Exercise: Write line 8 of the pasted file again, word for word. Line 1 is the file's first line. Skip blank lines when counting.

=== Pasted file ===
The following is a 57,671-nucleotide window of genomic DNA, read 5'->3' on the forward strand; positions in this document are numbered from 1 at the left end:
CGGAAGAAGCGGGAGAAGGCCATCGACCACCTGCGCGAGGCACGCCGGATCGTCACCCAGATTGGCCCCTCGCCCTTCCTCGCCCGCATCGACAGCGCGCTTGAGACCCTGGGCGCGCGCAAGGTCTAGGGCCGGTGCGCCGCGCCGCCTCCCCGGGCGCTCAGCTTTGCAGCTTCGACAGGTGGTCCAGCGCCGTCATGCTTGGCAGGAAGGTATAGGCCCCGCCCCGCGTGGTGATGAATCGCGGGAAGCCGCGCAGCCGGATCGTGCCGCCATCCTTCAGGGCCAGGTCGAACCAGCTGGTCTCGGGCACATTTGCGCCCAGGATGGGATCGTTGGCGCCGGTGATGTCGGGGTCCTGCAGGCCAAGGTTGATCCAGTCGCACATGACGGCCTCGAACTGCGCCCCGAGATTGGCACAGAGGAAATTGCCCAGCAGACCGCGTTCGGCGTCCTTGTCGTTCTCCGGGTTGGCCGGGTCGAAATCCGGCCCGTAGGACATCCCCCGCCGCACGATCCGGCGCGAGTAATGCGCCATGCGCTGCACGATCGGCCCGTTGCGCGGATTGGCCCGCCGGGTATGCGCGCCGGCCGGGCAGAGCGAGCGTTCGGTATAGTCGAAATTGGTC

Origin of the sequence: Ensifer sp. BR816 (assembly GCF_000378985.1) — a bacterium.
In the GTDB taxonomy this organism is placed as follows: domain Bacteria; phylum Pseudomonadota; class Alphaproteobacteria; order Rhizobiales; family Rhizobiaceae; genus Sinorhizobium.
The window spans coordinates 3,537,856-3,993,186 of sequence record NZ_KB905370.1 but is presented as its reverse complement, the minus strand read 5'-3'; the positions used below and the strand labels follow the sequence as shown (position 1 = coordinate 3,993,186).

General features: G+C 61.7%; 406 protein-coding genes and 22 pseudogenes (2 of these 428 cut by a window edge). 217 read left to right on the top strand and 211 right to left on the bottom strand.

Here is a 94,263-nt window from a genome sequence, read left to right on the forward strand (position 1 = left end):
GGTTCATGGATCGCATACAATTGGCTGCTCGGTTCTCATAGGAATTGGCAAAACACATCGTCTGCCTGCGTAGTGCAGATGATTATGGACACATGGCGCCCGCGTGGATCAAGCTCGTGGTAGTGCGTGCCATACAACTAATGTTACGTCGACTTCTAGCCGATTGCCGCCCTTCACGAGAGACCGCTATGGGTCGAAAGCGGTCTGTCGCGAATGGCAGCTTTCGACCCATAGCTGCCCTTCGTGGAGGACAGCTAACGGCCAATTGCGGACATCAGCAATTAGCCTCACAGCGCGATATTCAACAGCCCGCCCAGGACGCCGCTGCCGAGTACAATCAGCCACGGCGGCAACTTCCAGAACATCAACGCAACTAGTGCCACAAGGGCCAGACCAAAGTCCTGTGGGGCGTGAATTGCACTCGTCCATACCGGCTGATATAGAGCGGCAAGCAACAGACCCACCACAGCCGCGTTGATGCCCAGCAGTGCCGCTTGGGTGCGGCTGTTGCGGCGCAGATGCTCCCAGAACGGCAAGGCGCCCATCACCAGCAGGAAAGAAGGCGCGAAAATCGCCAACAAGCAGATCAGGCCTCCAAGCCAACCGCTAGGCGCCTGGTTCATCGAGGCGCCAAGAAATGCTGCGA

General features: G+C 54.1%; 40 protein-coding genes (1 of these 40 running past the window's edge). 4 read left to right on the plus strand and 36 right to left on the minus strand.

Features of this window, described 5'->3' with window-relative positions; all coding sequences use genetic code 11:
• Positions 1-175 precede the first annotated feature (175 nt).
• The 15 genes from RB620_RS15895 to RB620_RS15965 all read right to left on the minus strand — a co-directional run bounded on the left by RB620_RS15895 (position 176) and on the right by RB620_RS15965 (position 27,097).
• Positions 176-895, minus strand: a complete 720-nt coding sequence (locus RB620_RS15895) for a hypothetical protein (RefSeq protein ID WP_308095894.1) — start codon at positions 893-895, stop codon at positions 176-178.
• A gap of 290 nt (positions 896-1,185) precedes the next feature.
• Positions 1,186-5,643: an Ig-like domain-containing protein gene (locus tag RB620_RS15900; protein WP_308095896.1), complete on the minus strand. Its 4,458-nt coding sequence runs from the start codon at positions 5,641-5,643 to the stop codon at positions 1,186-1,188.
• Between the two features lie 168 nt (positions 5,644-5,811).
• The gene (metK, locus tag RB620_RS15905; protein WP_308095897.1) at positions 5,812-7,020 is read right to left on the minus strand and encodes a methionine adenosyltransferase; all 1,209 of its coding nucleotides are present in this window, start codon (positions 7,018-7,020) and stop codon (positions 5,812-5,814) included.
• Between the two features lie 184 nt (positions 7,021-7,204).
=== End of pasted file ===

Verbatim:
GGTTCATGGATCGCATACAATTGGCTGCTCGGTTCTCATAGGAATTGGCAAAACACATCGTCTGCCTGCGTAGTGCAGATGATTATGGACACATGGCGCCCGCGTGGATCAAGCTCGTGGTAGTGCGTGCCATACAACTAATGTTACGTCGACTTCTAGCCGATTGCCGCCCTTCACGAGAGACCGCTATGGGTCGAAAGCGGTCTGTCGCGAATGGCAGCTTTCGACCCATAGCTGCCCTTCGTGGAGGACAGCTAACGGCCAATTGCGGACATCAGCAATTAGCCTCACAGCGCGATATTCAACAGCCCGCCCAGGACGCCGCTGCCGAGTACAATCAGCCACGGCGGCAACTTCCAGAACATCAACGCAACTAGTGCCACAAGGGCCAGACCAAAGTCCTGTGGGGCGTGAATTGCACTCGTCCATACCGGCTGATATAGAGCGGCAAGCAACAGACCCACCACAGCCGCGTTGATGCCCAGCAGTGCCGCTTGGGTGCGGCTGTTGCGGCGCAGATGCTCCCAGAACGGCAAGGCGCCCATCACCAGCAGGAAAGAAGGCGCGAAAATCGCCAACAAGCAGATCAGGCCTCCAAGCCAACCGCTAGGCGCCTGGTTCATCGAGGCGCCAAGAAATGCTGCGA